Windows Small Business Server 2011

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Is it worth updating? Let’s have a look.

SBS 2011- is Windows Small Business Server operating system and is bundled with the following applications applications — principally Exchange2010 , SharePoint 2010 and Windows Server Update Services all tuned to work on single server.

The good thing is It has a simplified management console, making is easier to manage most of the maintenance tasks (over previous versions).

A negative is you always have to install from scratch, as there’s no option to upgrade an existing server to the new release, making the install more complicated, timely and costly. Also the minimum requirements, have risen, with Microsoft recommending a quad-core processor at least plus a recommended 16GB of RAM, as MS Exchange is a massive user of both processing and Memory / Ram resources. So realistically, we would recommend that 24GB of Memory is installed– but with the reasonable price of RAM (compared with previous years) – its not too expensive to achieve.

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SBS 2011 has several advantages over its predecessor. The updated Remote Web App – formerly Remote Web Workplace – is now a SharePoint application that gives access to shared folders as well as email, remote desktop, and the internal web site. The wizard for joining client computers to the SBS domain, called Connect Computer, now automatically migrates pre-existing profiles along with their data. It sounds a small detail, but this makes the process significantly smoother for users with existing PCs. It’s easy to setup outlook for remote users without need of the VPN connection.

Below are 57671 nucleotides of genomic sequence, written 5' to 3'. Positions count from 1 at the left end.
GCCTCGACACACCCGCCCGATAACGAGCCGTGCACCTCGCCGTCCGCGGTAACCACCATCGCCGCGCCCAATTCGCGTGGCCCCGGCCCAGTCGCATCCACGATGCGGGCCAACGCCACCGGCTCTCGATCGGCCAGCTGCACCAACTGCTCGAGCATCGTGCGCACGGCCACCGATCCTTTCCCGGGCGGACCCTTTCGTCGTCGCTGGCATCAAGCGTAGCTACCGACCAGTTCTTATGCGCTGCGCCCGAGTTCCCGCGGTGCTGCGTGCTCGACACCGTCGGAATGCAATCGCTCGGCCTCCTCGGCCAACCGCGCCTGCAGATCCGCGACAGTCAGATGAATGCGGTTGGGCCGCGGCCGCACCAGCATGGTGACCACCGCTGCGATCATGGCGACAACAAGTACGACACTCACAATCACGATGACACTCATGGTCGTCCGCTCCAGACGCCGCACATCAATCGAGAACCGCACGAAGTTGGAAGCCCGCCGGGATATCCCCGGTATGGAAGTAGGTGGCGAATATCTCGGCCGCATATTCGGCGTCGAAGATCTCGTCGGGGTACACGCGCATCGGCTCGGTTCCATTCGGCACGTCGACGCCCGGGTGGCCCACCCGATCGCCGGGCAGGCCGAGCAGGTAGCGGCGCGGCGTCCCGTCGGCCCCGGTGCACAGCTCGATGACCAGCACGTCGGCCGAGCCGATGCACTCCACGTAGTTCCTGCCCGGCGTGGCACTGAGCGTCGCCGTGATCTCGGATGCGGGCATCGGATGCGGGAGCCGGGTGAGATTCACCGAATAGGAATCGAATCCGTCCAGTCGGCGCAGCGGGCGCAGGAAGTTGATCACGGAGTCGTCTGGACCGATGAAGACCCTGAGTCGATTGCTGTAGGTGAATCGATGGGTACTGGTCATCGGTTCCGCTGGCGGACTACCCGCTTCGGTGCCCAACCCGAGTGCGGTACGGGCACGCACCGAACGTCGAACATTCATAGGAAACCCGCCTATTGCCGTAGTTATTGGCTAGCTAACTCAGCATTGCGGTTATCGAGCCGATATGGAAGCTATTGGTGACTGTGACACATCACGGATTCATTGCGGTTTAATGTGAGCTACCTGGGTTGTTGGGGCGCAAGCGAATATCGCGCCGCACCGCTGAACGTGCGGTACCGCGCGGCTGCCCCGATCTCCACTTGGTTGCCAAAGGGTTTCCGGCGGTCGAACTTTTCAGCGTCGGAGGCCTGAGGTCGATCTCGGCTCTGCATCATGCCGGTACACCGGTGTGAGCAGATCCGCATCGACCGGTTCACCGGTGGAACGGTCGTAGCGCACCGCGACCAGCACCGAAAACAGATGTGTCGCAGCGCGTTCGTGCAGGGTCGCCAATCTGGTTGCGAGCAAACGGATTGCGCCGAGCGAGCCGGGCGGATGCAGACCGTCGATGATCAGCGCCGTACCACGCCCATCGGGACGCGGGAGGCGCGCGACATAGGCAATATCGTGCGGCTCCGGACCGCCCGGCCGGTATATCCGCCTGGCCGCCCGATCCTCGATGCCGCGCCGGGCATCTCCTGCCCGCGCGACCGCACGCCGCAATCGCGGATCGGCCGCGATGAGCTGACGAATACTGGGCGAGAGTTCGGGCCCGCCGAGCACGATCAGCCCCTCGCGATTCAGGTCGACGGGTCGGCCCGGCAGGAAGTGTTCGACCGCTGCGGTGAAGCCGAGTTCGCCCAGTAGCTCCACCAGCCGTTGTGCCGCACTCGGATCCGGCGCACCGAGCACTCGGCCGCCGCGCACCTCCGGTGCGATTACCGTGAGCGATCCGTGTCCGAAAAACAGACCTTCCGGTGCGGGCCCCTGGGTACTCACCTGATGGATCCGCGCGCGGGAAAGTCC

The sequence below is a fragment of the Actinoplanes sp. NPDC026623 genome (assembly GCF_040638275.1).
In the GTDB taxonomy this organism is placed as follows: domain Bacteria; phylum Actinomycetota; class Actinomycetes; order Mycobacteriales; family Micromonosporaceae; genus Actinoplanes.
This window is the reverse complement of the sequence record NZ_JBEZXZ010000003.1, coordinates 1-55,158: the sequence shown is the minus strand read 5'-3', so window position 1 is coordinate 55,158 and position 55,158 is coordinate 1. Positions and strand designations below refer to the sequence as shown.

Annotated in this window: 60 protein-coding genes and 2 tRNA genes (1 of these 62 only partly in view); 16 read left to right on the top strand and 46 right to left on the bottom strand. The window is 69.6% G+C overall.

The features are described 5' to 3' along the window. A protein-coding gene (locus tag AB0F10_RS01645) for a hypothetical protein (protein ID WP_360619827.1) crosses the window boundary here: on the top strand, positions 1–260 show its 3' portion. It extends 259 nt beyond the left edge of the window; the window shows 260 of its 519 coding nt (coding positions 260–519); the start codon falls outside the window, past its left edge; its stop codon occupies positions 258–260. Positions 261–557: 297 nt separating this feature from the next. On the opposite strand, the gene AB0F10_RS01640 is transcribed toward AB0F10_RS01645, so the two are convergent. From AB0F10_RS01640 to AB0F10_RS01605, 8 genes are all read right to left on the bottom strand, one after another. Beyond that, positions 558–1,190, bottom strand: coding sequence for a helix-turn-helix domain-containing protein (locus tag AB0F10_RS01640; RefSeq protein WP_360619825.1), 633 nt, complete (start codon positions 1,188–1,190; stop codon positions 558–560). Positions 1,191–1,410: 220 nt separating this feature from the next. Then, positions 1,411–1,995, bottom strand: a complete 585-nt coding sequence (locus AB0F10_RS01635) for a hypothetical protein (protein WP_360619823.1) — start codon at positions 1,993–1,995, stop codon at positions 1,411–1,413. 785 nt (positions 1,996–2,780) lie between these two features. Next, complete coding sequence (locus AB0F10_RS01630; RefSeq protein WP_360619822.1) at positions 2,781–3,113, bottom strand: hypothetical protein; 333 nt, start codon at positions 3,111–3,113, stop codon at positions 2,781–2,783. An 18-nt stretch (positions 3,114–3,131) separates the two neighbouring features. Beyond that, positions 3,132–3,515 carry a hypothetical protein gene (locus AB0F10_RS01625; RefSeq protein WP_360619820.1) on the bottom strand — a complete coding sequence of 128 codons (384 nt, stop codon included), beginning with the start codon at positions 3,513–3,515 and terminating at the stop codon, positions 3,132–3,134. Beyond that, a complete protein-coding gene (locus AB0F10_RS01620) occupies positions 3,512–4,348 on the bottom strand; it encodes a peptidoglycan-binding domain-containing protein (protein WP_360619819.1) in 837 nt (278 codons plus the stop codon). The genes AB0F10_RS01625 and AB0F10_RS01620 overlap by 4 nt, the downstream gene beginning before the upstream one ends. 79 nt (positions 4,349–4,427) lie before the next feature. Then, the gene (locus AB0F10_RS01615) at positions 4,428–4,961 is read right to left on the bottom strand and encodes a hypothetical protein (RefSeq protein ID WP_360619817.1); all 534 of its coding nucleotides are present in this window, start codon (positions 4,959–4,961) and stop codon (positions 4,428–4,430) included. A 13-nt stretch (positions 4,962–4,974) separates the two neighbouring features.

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The main selling point for SBS 2011 is simple: it is the most cost-effective way to deploy the Microsoft platform to small organisations (the cost of MS Exchange on its own far exceeds the cost of this).

In that sense it is a great deal, but the downside is that you also get all the complexity of Enterprise products crammed onto a single box. Therefore there are limitations such as a 75 users limit and you can only backup the servers data, which with limited control over how the backups are taken, there is no bare-metal recovery or support for backup to tape or NAS storage, only disk.

Pros
• Based on Windows Server 2008 R2
• Exchange Server 2010 SP1 with Outlook Web App
• SharePoint 2010 Foundation
• Simplified management
• Remote Web Access with shared files

Cons
• Well-specified 64-bit hardware required
• No client backup or disaster recovery options
• No in-place upgrade from previous versions

Is it worth upgrading? We think it is, give us a call for details.

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